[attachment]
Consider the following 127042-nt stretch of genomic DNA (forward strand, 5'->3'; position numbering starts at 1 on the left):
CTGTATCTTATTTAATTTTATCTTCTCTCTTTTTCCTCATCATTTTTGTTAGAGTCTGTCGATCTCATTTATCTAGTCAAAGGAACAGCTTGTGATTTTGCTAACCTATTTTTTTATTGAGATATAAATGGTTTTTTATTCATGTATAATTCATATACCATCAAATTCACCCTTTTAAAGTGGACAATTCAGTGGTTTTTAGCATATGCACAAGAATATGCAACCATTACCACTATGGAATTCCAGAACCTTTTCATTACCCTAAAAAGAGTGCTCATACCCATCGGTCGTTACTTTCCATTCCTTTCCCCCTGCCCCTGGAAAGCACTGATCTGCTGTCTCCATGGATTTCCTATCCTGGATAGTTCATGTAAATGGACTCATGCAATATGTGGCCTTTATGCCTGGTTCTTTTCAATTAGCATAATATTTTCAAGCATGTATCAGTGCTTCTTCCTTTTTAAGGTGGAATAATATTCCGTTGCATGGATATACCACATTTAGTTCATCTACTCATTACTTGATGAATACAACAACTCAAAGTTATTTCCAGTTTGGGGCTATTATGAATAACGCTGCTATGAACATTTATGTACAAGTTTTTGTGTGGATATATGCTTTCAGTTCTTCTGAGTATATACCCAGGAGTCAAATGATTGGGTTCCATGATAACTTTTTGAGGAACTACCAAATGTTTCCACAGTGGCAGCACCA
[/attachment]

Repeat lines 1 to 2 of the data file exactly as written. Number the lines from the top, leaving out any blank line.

Consider the following 127042-nt stretch of genomic DNA (forward strand, 5'->3'; position numbering starts at 1 on the left):
CTGTATCTTATTTAATTTTATCTTCTCTCTTTTTCCTCATCATTTTTGTTAGAGTCTGTCGATCTCATTTATCTAGTCAAAGGAACAGCTTGTGATTTTGCTAACCTATTTTTTTATTGAGATATAAATGGTTTTTTATTCATGTATAATTCATATACCATCAAATTCACCCTTTTAAAGTGGACAATTCAGTGGTTTTTAGCATATGCACAAGAATATGCAACCATTACCACTATGGAATTCCAGAACCTTTTCATTACCCTAAAAAGAGTGCTCATACCCATCGGTCGTTACTTTCCATTCCTTTCCCCCTGCCCCTGGAAAGCACTGATCTGCTGTCTCCATGGATTTCCTATCCTGGATAGTTCATGTAAATGGACTCATGCAATATGTGGCCTTTATGCCTGGTTCTTTTCAATTAGCATAATATTTTCAAGCATGTATCAGTGCTTCTTCCTTTTTAAGGTGGAATAATATTCCGTTGCATGGATATACCACATTTAGTTCATCTACTCATTACTTGATGAATACAACAACTCAAAGTTATTTCCAGTTTGGGGCTATTATGAATAACGCTGCTATGAACATTTATGTACAAGTTTTTGTGTGGATATATGCTTTCAGTTCTTCTGAGTATATACCCAGGAGTCAAATGATTGGGTTCCATGATAACTTTTTGAGGAACTACCAAATGTTTCCACAGTGGCAGCACCA